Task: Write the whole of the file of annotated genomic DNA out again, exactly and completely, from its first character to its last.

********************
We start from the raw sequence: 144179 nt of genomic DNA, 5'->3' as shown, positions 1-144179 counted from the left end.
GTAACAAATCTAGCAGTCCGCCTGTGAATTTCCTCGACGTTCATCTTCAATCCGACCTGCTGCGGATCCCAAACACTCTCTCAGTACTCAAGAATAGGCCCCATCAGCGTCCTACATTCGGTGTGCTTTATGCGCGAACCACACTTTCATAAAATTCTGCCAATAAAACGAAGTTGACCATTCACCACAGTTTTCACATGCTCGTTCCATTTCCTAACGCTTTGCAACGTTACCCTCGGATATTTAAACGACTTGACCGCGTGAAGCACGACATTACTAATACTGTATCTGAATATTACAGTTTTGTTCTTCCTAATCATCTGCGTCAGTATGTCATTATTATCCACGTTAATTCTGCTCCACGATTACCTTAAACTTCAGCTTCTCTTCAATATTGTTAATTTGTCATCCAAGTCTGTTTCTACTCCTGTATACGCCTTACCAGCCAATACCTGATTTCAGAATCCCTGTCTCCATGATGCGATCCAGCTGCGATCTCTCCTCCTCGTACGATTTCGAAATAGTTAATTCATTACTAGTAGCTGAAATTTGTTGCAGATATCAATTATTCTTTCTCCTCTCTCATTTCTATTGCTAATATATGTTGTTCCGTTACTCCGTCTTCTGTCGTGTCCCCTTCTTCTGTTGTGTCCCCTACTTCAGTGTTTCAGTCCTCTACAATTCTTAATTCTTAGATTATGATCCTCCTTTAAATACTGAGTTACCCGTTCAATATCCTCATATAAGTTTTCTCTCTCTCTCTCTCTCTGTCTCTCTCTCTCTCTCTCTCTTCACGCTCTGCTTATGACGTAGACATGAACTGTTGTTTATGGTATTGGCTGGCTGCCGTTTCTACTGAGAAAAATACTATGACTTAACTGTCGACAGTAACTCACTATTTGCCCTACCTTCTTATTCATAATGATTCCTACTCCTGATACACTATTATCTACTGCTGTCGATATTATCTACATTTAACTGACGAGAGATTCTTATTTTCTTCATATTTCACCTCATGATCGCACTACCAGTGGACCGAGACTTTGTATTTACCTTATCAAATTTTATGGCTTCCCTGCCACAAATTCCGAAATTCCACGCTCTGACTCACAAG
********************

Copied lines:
We start from the raw sequence: 144179 nt of genomic DNA, 5'->3' as shown, positions 1-144179 counted from the left end.
GTAACAAATCTAGCAGTCCGCCTGTGAATTTCCTCGACGTTCATCTTCAATCCGACCTGCTGCGGATCCCAAACACTCTCTCAGTACTCAAGAATAGGCCCCATCAGCGTCCTACATTCGGTGTGCTTTATGCGCGAACCACACTTTCATAAAATTCTGCCAATAAAACGAAGTTGACCATTCACCACAGTTTTCACATGCTCGTTCCATTTCCTAACGCTTTGCAACGTTACCCTCGGATATTTAAACGACTTGACCGCGTGAAGCACGACATTACTAATACTGTATCTGAATATTACAGTTTTGTTCTTCCTAATCATCTGCGTCAGTATGTCATTATTATCCACGTTAATTCTGCTCCACGATTACCTTAAACTTCAGCTTCTCTTCAATATTGTTAATTTGTCATCCAAGTCTGTTTCTACTCCTGTATACGCCTTACCAGCCAATACCTGATTTCAGAATCCCTGTCTCCATGATGCGATCCAGCTGCGATCTCTCCTCCTCGTACGATTTCGAAATAGTTAATTCATTACTAGTAGCTGAAATTTGTTGCAGATATCAATTATTCTTTCTCCTCTCTCATTTCTATTGCTAATATATGTTGTTCCGTTACTCCGTCTTCTGTCGTGTCCCCTTCTTCTGTTGTGTCCCCTACTTCAGTGTTTCAGTCCTCTACAATTCTTAATTCTTAGATTATGATCCTCCTTTAAATACTGAGTTACCCGTTCAATATCCTCATATAAGTTTTCTCTCTCTCTCTCTCTCTGTCTCTCTCTCTCTCTCTCTCTTCACGCTCTGCTTATGACGTAGACATGAACTGTTGTTTATGGTATTGGCTGGCTGCCGTTTCTACTGAGAAAAATACTATGACTTAACTGTCGACAGTAACTCACTATTTGCCCTACCTTCTTATTCATAATGATTCCTACTCCTGATACACTATTATCTACTGCTGTCGATATTATCTACATTTAACTGACGAGAGATTCTTATTTTCTTCATATTTCACCTCATGATCGCACTACCAGTGGACCGAGACTTTGTATTTACCTTATCAAATTTTATGGCTTCCCTGCCACAAATTCCGAAATTCCACGCTCTGACTCACAAG